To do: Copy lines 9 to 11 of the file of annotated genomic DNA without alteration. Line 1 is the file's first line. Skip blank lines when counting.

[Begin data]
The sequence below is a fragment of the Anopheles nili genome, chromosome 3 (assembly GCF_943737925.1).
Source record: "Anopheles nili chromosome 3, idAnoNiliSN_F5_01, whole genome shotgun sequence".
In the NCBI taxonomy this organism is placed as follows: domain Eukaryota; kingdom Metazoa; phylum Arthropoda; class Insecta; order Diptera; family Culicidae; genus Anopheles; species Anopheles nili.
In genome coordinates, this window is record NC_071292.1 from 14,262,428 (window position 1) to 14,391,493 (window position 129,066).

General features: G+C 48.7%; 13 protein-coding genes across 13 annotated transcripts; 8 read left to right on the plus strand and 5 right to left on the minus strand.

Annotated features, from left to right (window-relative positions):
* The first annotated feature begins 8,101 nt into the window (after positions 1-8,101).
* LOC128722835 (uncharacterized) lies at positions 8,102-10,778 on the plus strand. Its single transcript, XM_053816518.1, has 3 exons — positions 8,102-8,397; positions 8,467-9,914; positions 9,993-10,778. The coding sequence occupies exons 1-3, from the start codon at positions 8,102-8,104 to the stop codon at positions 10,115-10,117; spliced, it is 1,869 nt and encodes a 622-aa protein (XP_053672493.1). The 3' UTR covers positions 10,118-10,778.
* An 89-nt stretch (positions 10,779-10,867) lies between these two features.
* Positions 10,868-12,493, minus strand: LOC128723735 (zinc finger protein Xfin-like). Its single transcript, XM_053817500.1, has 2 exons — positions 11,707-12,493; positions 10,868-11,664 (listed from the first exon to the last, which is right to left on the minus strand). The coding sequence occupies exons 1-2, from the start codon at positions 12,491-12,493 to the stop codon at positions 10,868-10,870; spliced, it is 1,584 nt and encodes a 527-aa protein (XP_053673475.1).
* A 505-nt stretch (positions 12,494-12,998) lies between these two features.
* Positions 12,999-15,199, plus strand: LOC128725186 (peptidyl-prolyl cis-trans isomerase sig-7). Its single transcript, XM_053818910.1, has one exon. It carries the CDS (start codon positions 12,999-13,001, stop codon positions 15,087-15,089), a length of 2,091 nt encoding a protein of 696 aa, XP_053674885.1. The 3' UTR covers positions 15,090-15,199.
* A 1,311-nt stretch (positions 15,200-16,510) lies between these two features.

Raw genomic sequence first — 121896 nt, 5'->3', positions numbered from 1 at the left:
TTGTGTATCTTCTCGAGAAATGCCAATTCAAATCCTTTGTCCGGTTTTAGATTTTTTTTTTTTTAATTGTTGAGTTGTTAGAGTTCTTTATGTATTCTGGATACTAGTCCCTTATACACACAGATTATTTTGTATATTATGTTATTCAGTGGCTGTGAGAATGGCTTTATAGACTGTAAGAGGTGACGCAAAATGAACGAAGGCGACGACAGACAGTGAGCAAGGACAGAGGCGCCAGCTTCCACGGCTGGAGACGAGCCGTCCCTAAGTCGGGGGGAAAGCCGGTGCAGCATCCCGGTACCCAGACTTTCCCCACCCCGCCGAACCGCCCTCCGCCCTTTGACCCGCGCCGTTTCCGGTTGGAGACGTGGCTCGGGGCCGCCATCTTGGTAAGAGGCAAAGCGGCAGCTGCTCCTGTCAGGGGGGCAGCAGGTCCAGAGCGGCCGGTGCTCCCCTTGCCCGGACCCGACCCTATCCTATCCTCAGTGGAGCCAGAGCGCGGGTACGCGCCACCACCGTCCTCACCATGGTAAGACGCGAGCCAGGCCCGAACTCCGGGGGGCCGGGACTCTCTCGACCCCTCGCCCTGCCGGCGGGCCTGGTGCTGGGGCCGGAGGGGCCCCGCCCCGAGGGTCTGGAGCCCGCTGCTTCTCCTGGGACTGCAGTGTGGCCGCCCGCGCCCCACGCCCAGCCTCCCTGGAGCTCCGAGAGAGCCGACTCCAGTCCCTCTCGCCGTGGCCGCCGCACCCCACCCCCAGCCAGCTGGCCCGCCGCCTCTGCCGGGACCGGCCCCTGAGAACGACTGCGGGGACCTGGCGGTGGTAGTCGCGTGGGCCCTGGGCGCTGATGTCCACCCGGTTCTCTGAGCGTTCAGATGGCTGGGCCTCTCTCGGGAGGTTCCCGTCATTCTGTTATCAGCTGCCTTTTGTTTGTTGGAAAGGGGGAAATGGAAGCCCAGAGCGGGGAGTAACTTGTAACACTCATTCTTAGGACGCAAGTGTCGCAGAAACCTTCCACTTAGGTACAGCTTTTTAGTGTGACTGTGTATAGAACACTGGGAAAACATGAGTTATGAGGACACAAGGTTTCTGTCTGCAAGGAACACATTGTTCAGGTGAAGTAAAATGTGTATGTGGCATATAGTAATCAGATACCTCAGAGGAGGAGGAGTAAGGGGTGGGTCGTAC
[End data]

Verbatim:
* An 89-nt stretch (positions 10,779-10,867) lies between these two features.
* Positions 10,868-12,493, minus strand: LOC128723735 (zinc finger protein Xfin-like). Its single transcript, XM_053817500.1, has 2 exons — positions 11,707-12,493; positions 10,868-11,664 (listed from the first exon to the last, which is right to left on the minus strand). The coding sequence occupies exons 1-2, from the start codon at positions 12,491-12,493 to the stop codon at positions 10,868-10,870; spliced, it is 1,584 nt and encodes a 527-aa protein (XP_053673475.1).
* A 505-nt stretch (positions 12,494-12,998) lies between these two features.